In a recent study conducted by Acceleration Point of over 50,000 key opinion leaders (KOLs), 54% are part of online scientific discussions in social media, in the news, and on the web. Most of these experts are not posting content themselves, but rather are mentioned or quoted by others, or contribute to the online content of institutions. In the study, 18% of these KOLs had a Twitter account though for some specialties, as many as 40% of KOLs had Twitter accounts. What’s more, these KOLs mention a product or disease an average of 60 times each month.
The recency, volume and speed at which these digital insights are available make them a valuable resource for medical affairs. KOL social monitoring data can be looked at in two ways to discover insights.
- Patterns and trends
The first way to find insights in social data is to examine the conversation across all your KOLs. By analyzing all the contributions across experts, you can identify the diseases discussed, treatments mentioned and key topics that are relevant to medical affairs. Insights from group data allows you to see trending topics, how topics have changed over time and see spikes in topics at specific times. From here, you can also look to see how those patterns and trends are different based on KOL segment or geography.
While you could read all the contributions from your experts, tools like Kwello by Acceleration Point utilize natural language processing to make this analysis fast. On a single page, you can see these analytics and click on them to filter the thousands of contributions you have available down to specific topics that are of interest to you.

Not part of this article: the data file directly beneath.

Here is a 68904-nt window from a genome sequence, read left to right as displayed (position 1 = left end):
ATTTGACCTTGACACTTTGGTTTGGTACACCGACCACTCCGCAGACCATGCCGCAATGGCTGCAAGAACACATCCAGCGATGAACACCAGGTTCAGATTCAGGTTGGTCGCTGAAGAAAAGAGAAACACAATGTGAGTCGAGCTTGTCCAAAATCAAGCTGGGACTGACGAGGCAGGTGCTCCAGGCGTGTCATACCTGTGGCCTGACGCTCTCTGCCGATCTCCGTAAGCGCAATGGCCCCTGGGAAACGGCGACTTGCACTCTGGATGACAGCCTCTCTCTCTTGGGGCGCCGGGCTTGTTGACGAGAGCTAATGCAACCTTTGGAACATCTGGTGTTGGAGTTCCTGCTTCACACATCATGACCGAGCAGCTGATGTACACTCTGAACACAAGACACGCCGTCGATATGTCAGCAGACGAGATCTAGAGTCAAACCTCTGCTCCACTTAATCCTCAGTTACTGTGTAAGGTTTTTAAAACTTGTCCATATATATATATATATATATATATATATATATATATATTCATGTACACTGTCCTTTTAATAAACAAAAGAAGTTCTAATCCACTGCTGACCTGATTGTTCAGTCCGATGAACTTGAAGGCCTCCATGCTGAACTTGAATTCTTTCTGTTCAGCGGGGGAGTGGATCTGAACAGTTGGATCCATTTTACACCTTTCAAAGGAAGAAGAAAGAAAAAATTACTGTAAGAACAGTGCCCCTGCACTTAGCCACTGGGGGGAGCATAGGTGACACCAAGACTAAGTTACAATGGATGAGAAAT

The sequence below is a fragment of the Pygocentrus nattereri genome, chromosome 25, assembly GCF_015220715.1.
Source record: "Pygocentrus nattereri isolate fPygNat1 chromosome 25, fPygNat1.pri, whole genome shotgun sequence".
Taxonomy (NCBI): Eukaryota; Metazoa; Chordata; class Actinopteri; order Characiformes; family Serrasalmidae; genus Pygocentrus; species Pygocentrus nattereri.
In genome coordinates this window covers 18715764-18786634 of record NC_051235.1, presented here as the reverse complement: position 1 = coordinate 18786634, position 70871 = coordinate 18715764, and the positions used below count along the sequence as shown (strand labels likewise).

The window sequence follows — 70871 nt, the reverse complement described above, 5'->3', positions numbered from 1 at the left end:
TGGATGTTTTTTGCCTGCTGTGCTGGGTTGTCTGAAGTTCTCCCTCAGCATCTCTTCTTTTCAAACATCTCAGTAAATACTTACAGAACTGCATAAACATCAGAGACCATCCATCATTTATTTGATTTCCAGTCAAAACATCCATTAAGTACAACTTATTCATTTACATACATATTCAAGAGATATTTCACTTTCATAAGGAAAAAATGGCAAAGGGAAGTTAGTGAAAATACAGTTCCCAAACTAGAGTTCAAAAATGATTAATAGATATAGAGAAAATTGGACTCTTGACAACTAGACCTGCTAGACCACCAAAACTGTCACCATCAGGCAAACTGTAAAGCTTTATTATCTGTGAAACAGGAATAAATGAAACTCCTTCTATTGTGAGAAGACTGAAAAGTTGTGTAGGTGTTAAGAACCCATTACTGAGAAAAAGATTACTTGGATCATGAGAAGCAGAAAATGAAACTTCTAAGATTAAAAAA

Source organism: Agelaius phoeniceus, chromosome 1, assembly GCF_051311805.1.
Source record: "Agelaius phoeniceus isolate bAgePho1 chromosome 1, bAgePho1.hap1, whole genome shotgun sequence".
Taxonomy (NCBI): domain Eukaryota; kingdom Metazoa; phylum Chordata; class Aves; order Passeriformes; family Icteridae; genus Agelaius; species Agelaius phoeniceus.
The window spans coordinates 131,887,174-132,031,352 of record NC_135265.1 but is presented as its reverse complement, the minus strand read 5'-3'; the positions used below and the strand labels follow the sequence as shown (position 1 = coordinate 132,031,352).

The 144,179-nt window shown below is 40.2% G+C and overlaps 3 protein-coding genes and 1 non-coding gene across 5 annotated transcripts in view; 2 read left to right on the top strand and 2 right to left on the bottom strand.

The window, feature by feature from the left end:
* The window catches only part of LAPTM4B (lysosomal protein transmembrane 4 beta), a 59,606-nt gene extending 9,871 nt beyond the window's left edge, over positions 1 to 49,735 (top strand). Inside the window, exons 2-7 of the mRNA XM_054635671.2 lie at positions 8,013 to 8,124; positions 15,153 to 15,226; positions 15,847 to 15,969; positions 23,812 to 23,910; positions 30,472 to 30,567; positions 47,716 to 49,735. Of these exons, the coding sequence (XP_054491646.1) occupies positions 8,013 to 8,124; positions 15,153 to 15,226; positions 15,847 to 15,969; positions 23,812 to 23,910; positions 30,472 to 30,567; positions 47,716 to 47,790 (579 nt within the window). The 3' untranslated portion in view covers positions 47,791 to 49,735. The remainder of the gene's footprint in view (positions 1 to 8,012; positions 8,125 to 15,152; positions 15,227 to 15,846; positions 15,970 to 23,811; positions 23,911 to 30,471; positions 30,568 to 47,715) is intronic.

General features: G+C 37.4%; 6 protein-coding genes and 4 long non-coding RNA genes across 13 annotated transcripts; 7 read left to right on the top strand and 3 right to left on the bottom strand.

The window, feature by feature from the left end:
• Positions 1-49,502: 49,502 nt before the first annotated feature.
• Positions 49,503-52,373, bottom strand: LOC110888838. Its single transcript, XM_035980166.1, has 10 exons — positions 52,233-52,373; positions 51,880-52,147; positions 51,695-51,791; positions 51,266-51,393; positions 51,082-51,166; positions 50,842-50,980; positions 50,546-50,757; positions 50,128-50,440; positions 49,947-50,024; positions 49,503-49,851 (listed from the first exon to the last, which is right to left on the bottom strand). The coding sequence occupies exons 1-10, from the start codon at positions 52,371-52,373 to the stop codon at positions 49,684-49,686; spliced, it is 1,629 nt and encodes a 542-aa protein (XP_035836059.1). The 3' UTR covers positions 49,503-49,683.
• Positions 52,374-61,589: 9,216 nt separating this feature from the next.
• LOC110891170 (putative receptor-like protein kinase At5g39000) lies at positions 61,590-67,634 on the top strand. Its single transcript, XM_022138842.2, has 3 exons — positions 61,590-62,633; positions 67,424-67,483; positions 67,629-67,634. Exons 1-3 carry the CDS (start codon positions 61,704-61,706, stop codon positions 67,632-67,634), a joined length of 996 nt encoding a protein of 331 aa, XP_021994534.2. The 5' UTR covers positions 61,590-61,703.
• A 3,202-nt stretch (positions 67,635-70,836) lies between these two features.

- Triggers to act
Not all insights require longitudinal views of data reviewed by a committee. Sometimes, data provides insight to the right person to take immediate action. These triggers to act are typically found when reviewing the online contributions of a single expert. While monitoring your territory or global KOL list, you may see that your expert is going to be speaking, talking about a particular mechanism of action or sharing their view on some recently released data. These insights often provide opportunities to reach out to a KOL or better informs engagements you already have planned.
The more data you have on your expert, the more opportunities that exist. By utilizing a KOL social monitoring platform like Kwello, you can see the content posted by your expert as well as content posted by others about or including your expert. This is typically 500 times more online scientific content.
Your KOLs are bringing the scientific discussion online. By ensuring a simple process supported by easy-to-use tools, you can find new actionable insights. Click here to learn more about Kwello, the first KOL social monitoring platform built specifically for medical affairs.